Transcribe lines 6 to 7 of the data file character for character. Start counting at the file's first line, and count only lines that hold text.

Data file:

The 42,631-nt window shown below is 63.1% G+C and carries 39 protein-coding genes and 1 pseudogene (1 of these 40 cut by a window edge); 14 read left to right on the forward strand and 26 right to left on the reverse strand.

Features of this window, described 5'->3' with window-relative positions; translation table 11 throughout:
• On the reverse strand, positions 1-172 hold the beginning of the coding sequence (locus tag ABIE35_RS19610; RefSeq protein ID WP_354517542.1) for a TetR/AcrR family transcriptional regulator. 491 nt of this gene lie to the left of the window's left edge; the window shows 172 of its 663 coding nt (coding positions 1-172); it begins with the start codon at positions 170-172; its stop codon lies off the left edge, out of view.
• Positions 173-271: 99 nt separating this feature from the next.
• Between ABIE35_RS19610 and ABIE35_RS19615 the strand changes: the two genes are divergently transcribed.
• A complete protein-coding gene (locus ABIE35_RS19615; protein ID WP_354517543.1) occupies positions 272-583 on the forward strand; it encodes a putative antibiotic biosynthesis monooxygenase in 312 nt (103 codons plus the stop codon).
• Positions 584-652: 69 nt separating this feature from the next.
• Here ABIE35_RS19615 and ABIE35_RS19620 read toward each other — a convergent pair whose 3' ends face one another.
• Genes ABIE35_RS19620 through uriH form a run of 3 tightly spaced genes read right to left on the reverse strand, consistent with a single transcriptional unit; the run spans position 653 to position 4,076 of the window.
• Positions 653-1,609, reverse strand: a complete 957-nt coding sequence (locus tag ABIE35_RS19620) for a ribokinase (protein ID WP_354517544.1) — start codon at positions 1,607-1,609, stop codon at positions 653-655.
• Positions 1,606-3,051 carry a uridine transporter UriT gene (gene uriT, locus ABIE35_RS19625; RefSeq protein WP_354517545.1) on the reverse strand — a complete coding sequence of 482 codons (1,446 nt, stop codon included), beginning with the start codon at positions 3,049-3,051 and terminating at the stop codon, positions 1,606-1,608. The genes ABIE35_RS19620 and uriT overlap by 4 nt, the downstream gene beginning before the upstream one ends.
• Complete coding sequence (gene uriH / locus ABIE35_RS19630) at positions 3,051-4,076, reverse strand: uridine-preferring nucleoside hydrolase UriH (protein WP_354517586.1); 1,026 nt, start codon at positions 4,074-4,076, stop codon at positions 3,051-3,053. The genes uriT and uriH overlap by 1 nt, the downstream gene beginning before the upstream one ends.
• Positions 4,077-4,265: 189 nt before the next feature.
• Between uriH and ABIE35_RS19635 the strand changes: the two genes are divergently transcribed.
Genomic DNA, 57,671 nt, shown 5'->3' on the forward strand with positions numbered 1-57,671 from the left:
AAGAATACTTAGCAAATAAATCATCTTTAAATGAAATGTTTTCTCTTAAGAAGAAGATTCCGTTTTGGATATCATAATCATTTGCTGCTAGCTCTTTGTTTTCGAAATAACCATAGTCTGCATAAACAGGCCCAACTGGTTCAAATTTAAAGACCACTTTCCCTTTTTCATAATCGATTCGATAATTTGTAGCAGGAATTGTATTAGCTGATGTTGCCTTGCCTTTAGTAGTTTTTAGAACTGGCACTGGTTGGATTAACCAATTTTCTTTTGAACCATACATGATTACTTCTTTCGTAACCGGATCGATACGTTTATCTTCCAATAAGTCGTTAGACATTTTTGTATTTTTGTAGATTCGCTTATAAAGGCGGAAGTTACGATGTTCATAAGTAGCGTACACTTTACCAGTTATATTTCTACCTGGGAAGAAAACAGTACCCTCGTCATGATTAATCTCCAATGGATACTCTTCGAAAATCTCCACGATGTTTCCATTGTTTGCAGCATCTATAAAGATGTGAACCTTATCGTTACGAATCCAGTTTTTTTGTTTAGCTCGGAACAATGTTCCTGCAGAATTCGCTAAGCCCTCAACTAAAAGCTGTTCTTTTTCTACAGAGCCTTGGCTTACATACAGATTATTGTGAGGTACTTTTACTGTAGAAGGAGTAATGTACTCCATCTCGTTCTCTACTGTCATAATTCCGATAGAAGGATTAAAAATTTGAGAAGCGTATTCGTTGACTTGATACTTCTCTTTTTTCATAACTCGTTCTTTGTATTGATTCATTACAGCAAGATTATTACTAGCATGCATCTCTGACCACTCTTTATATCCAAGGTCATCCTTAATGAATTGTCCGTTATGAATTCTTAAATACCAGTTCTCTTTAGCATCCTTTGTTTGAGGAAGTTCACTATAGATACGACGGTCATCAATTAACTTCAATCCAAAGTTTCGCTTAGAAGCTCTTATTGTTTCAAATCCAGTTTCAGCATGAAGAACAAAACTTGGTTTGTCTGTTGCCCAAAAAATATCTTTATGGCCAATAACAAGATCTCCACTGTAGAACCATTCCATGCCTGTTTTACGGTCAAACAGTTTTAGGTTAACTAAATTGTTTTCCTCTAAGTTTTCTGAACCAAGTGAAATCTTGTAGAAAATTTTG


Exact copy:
• A complete protein-coding gene (locus ABIE35_RS19615; protein ID WP_354517543.1) occupies positions 272-583 on the forward strand; it encodes a putative antibiotic biosynthesis monooxygenase in 312 nt (103 codons plus the stop codon).
• Positions 584-652: 69 nt separating this feature from the next.